Geological time scale

The geological time scale is a framework used by geologists, paleontologists, and other scientists to divide Earth's history into distinct intervals based on significant events, changes in the environment, and the evolution of life forms. It provides a chronological timeline that spans billions of years, organizing Earth's history into smaller, manageable units. 

The largest subdivisions of geological time are known as eons, which represent the longest intervals of time in Earth's history. Currently, Earth's history is divided into four eons: the Hadean, Archean, Proterozoic, and Phanerozoic eons.

Eons are further divided into eras, which represent significant periods characterized by distinctive geological and biological events. The Phanerozoic eon, the most recent eon, is divided into three eras: the Paleozoic, Mesozoic, and Cenozoic eras.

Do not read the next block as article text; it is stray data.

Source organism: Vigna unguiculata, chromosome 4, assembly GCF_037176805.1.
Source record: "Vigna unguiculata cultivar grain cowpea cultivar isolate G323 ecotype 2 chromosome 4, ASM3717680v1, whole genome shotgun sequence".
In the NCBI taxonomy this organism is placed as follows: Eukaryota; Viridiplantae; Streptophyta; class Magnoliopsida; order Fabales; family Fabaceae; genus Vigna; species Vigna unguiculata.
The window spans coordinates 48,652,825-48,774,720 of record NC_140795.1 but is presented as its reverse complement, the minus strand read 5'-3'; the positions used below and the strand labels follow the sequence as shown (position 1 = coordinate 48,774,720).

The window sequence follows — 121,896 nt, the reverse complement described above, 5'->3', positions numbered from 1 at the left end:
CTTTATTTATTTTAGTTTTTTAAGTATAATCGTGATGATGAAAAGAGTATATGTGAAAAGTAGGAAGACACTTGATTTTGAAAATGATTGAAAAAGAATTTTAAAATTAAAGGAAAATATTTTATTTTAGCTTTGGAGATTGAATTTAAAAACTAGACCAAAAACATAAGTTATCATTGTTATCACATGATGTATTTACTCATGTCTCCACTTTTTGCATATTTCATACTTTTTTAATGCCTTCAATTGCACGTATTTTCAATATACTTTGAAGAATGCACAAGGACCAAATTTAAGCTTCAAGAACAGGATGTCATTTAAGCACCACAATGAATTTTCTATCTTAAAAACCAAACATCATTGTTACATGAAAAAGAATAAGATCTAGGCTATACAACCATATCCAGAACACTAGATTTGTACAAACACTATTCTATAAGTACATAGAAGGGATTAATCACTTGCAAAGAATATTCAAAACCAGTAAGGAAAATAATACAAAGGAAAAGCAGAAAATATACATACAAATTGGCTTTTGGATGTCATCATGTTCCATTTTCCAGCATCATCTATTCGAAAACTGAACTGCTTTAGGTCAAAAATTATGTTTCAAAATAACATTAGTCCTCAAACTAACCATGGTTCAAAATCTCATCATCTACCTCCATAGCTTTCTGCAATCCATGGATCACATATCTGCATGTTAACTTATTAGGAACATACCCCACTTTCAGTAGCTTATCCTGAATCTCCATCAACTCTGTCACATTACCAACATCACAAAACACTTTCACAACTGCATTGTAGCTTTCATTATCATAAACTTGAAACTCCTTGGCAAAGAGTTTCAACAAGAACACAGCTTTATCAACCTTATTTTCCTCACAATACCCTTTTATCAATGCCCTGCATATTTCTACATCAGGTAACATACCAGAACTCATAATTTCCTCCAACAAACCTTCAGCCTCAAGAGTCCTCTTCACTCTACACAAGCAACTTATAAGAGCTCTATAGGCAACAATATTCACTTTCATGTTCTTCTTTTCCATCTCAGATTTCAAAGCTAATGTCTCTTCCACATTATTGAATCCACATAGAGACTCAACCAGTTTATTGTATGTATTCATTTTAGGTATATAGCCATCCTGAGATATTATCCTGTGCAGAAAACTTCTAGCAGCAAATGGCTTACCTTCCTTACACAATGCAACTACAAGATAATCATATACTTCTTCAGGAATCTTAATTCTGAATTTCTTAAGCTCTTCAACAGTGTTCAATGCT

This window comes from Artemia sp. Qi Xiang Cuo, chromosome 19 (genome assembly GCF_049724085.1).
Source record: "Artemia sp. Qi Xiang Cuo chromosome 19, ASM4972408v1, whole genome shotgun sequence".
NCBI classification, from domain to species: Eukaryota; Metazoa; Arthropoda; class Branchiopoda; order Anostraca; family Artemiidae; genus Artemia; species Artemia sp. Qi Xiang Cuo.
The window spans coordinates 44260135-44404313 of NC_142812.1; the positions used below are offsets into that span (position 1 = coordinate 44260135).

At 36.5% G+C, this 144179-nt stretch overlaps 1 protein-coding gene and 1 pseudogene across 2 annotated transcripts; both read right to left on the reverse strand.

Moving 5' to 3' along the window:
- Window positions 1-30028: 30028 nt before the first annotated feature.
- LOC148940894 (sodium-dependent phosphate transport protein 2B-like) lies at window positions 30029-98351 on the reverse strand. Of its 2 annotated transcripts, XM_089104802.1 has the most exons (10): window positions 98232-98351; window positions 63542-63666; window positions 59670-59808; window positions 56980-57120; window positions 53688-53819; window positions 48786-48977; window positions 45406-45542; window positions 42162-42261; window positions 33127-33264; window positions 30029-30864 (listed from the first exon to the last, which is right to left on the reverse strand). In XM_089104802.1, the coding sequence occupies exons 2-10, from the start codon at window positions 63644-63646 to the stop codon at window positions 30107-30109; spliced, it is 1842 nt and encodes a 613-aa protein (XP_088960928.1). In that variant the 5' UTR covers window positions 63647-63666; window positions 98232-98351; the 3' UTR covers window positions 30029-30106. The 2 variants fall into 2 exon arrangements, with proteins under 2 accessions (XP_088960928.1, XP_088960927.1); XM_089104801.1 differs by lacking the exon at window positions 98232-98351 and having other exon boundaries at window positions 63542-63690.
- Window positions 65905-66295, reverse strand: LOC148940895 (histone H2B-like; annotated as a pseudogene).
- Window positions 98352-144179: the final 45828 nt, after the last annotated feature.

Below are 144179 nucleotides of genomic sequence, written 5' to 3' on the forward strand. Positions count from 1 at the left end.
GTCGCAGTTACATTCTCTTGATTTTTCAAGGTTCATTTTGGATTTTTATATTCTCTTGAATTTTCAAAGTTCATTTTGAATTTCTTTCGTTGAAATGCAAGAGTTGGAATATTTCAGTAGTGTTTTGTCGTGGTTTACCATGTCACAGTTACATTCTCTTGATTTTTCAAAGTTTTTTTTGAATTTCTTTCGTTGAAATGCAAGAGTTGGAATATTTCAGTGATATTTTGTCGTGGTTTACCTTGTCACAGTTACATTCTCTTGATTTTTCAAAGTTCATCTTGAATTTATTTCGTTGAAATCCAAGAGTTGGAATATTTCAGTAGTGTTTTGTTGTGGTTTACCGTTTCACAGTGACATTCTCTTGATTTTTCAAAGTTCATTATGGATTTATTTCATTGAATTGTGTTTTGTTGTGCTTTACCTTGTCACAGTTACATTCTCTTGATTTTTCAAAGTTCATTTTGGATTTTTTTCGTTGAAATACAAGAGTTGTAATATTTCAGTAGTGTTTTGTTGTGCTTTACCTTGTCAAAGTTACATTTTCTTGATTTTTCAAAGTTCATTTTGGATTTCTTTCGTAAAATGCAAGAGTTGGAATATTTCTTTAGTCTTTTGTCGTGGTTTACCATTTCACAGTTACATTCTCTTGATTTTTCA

Each era is subdivided into periods, which represent shorter intervals of time marked by specific geological and biological developments. For example, the Paleozoic era is divided into the Cambrian, Ordovician, Silurian, Devonian, Carboniferous, and Permian periods.

Periods are further divided into epochs, which represent even smaller units of time characterized by more localized geological and biological events. Epochs provide finer-scale resolution within periods and are often based on specific changes in Earth's climate, sea levels, or faunal assemblages.

Ages and Chronostratigraphic Units:
The smallest subdivisions of the geological time scale are ages and chronostratigraphic units, which represent the shortest intervals of time and are typically defined by specific geological events or fossil assemblages. Ages are often named after distinctive rock formations or geographic locations where they were first identified.

Boundaries and Correlation:
Boundaries between divisions of the geological time scale are defined by significant geological or biological events, such as mass extinctions, major shifts in Earth's climate, or the appearance of key fossil taxa. These boundaries serve as reference points for correlating rocks and fossils across different regions of the world.


Geological time scale